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Hoffmann, R. A wiki for the life sciences where authorship matters. Nature Genetics (2008)

Transgenic animals as models in the study of the neurobiological role of polyamines.

Natural polyamines, putrescine, spermidine and spermine, exhibit a number of neurophysiological and metabolic effects in brain preparations. In the in vitro studies, several specific sites of action have been identified such as ion channels, transmitter release and Ca2+ homeostasis. Polyamines have been linked to the development of neuronal degeneration caused by, for instance, epileptic seizures and stroke. The role of endogenous polyamines in the functioning brain is not clear, however. We review the work carried out using state-of-the-art transgenic animal models for polyamine research. A number of transgenic mouse lines carrying human ornithine decarboxylase, spermidine synthase and S-adenosylmethionine decarboxylase gene have been generated. Of these animals those with ornithine decarboxylase transgene show an extensive and constitutive expression of the enzyme in the brain with an exceedingly high putrescine concentration, a phenotype that is not encountered under physiological conditions. In this article we review the neurometabolic, behavioural and histological data that has been obtained from these transgenic mice.[1]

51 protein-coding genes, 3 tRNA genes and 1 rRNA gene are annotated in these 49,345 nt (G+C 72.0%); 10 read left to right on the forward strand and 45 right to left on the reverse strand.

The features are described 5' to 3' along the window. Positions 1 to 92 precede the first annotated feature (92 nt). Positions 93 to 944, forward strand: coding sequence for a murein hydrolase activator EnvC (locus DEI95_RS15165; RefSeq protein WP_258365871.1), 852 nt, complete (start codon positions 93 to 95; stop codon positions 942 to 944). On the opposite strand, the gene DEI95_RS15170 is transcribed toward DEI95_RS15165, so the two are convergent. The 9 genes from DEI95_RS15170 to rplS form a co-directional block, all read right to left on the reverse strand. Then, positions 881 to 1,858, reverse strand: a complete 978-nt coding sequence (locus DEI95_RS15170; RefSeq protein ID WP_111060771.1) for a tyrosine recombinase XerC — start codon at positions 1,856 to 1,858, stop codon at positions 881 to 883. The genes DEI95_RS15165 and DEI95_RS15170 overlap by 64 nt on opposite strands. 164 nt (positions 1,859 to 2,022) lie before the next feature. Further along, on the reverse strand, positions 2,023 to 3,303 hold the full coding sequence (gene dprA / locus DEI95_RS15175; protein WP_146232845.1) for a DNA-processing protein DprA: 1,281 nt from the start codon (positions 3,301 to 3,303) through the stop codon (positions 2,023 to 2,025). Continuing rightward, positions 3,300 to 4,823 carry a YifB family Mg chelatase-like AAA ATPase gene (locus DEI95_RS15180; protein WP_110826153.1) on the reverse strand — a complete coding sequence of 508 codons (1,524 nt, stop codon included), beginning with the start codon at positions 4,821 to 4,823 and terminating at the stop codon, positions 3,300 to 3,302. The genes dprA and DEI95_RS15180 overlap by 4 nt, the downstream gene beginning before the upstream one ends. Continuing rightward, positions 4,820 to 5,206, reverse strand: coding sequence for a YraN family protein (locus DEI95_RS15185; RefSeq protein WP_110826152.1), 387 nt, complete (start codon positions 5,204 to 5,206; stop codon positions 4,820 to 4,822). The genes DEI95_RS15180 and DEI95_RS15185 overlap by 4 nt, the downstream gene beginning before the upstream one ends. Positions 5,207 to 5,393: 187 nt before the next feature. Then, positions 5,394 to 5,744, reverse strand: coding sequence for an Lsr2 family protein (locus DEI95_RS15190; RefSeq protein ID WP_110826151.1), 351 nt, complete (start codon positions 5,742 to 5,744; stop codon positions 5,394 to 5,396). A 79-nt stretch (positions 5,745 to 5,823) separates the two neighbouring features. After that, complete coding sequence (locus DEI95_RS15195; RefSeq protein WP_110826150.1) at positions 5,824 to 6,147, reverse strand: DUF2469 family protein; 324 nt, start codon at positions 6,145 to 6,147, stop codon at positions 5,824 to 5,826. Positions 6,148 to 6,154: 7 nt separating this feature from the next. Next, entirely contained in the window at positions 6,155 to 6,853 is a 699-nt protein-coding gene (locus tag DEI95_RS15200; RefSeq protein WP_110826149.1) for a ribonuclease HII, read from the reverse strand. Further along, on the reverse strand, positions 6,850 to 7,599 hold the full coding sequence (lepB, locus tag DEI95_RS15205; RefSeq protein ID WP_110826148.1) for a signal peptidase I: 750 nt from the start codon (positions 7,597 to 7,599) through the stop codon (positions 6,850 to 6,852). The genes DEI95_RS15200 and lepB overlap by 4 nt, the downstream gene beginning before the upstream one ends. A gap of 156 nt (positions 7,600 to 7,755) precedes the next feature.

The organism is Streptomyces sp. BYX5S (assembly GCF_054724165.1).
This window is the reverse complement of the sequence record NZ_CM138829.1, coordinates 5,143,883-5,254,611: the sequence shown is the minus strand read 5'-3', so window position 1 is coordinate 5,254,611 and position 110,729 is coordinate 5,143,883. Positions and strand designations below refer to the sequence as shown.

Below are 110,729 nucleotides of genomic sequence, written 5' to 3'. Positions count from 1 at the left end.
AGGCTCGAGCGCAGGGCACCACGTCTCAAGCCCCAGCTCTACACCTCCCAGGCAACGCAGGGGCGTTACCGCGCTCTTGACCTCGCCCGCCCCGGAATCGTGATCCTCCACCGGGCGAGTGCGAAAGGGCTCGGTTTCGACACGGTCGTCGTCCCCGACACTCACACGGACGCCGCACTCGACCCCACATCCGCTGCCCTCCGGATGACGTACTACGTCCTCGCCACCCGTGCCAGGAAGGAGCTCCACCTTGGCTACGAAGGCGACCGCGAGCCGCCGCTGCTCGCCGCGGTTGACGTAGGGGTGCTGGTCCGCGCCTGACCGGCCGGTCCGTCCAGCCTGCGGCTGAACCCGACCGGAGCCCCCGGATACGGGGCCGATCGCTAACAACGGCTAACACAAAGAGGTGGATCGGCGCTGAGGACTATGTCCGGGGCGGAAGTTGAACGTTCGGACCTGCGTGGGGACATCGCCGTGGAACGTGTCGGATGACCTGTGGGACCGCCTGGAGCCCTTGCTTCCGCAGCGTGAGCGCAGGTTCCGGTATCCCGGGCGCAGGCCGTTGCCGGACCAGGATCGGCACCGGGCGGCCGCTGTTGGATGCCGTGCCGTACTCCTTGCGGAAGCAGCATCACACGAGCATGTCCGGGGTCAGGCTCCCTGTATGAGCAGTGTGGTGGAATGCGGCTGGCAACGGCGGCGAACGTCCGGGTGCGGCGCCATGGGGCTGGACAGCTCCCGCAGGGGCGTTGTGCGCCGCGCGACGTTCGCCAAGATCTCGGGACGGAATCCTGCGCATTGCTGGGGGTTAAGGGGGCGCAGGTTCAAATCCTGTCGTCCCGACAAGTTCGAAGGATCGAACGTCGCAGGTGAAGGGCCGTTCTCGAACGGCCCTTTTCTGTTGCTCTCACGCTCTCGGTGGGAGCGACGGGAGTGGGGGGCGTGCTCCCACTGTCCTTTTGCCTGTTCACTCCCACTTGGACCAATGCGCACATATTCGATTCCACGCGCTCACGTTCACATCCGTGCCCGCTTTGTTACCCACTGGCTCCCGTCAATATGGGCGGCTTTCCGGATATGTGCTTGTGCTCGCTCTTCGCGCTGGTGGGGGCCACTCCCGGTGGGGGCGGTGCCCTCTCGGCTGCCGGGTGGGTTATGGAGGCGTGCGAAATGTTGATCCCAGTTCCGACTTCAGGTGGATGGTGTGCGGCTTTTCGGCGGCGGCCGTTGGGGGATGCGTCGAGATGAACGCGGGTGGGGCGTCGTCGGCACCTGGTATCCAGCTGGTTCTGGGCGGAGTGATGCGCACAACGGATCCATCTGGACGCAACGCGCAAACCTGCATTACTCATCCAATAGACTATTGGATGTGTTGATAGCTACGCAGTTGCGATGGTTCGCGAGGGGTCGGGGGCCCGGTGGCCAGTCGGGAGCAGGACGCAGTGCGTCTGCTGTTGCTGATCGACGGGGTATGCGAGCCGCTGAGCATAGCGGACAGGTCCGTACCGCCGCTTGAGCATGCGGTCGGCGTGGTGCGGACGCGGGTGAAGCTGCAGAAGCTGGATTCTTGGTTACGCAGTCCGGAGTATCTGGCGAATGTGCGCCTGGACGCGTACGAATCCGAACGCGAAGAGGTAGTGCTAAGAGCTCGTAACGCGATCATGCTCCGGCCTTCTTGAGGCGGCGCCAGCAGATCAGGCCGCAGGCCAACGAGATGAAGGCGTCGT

1. Transgenic animals as models in the study of the neurobiological role of polyamines. Kauppinen, R.A., Alhonen, L.I. Prog. Neurobiol. (1995) [Pubmed]
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